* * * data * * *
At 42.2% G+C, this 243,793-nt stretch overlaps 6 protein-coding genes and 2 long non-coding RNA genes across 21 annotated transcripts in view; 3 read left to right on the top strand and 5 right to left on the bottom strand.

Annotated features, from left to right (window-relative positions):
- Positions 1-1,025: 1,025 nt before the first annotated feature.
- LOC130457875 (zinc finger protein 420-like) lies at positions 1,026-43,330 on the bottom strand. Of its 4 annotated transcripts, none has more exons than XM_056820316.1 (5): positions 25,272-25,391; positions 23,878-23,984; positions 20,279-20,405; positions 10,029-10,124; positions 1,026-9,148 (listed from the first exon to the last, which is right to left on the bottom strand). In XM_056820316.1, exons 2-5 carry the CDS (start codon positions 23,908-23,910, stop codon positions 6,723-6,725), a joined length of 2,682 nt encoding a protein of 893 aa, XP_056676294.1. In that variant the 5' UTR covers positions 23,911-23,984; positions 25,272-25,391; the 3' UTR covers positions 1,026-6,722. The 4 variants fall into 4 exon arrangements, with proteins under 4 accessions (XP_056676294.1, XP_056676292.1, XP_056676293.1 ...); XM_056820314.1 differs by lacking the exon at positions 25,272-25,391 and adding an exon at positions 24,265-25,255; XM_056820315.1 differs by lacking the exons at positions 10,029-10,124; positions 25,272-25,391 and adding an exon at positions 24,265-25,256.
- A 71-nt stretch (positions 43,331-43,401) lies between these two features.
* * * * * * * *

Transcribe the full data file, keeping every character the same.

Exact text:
At 42.2% G+C, this 243,793-nt stretch overlaps 6 protein-coding genes and 2 long non-coding RNA genes across 21 annotated transcripts in view; 3 read left to right on the top strand and 5 right to left on the bottom strand.

Annotated features, from left to right (window-relative positions):
- Positions 1-1,025: 1,025 nt before the first annotated feature.
- LOC130457875 (zinc finger protein 420-like) lies at positions 1,026-43,330 on the bottom strand. Of its 4 annotated transcripts, none has more exons than XM_056820316.1 (5): positions 25,272-25,391; positions 23,878-23,984; positions 20,279-20,405; positions 10,029-10,124; positions 1,026-9,148 (listed from the first exon to the last, which is right to left on the bottom strand). In XM_056820316.1, exons 2-5 carry the CDS (start codon positions 23,908-23,910, stop codon positions 6,723-6,725), a joined length of 2,682 nt encoding a protein of 893 aa, XP_056676294.1. In that variant the 5' UTR covers positions 23,911-23,984; positions 25,272-25,391; the 3' UTR covers positions 1,026-6,722. The 4 variants fall into 4 exon arrangements, with proteins under 4 accessions (XP_056676294.1, XP_056676292.1, XP_056676293.1 ...); XM_056820314.1 differs by lacking the exon at positions 25,272-25,391 and adding an exon at positions 24,265-25,255; XM_056820315.1 differs by lacking the exons at positions 10,029-10,124; positions 25,272-25,391 and adding an exon at positions 24,265-25,256.
- A 71-nt stretch (positions 43,331-43,401) lies between these two features.